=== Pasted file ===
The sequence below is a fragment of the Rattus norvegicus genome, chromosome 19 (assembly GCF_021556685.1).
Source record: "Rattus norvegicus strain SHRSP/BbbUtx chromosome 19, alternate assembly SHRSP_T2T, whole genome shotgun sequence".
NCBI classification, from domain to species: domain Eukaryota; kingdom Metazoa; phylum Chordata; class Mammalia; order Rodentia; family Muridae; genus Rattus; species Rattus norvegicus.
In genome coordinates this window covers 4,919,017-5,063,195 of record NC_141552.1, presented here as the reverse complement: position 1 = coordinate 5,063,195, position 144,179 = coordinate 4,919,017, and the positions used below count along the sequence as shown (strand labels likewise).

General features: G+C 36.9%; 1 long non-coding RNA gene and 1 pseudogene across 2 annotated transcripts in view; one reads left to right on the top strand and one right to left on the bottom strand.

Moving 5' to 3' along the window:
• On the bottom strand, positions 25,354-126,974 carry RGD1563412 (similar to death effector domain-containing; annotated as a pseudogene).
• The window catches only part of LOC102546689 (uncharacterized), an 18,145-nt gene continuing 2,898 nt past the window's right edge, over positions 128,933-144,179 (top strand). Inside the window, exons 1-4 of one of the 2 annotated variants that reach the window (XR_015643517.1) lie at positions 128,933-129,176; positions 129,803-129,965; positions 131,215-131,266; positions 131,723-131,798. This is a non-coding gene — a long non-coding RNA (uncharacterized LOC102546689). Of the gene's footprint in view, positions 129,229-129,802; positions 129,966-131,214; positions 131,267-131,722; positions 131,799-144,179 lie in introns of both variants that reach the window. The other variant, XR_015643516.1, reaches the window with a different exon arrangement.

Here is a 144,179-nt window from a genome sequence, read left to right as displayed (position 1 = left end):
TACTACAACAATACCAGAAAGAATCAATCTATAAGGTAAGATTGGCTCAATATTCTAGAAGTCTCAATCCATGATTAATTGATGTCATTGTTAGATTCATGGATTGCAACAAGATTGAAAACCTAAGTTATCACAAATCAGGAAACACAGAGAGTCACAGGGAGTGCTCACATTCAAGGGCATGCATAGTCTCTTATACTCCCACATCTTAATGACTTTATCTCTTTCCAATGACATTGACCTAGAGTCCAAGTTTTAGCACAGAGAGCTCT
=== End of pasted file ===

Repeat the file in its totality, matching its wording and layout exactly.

The sequence below is a fragment of the Rattus norvegicus genome, chromosome 19 (assembly GCF_021556685.1).
Source record: "Rattus norvegicus strain SHRSP/BbbUtx chromosome 19, alternate assembly SHRSP_T2T, whole genome shotgun sequence".
NCBI classification, from domain to species: domain Eukaryota; kingdom Metazoa; phylum Chordata; class Mammalia; order Rodentia; family Muridae; genus Rattus; species Rattus norvegicus.
In genome coordinates this window covers 4,919,017-5,063,195 of record NC_141552.1, presented here as the reverse complement: position 1 = coordinate 5,063,195, position 144,179 = coordinate 4,919,017, and the positions used below count along the sequence as shown (strand labels likewise).

General features: G+C 36.9%; 1 long non-coding RNA gene and 1 pseudogene across 2 annotated transcripts in view; one reads left to right on the top strand and one right to left on the bottom strand.

Moving 5' to 3' along the window:
• On the bottom strand, positions 25,354-126,974 carry RGD1563412 (similar to death effector domain-containing; annotated as a pseudogene).
• The window catches only part of LOC102546689 (uncharacterized), an 18,145-nt gene continuing 2,898 nt past the window's right edge, over positions 128,933-144,179 (top strand). Inside the window, exons 1-4 of one of the 2 annotated variants that reach the window (XR_015643517.1) lie at positions 128,933-129,176; positions 129,803-129,965; positions 131,215-131,266; positions 131,723-131,798. This is a non-coding gene — a long non-coding RNA (uncharacterized LOC102546689). Of the gene's footprint in view, positions 129,229-129,802; positions 129,966-131,214; positions 131,267-131,722; positions 131,799-144,179 lie in introns of both variants that reach the window. The other variant, XR_015643516.1, reaches the window with a different exon arrangement.

Here is a 144,179-nt window from a genome sequence, read left to right as displayed (position 1 = left end):
TACTACAACAATACCAGAAAGAATCAATCTATAAGGTAAGATTGGCTCAATATTCTAGAAGTCTCAATCCATGATTAATTGATGTCATTGTTAGATTCATGGATTGCAACAAGATTGAAAACCTAAGTTATCACAAATCAGGAAACACAGAGAGTCACAGGGAGTGCTCACATTCAAGGGCATGCATAGTCTCTTATACTCCCACATCTTAATGACTTTATCTCTTTCCAATGACATTGACCTAGAGTCCAAGTTTTAGCACAGAGAGCTCT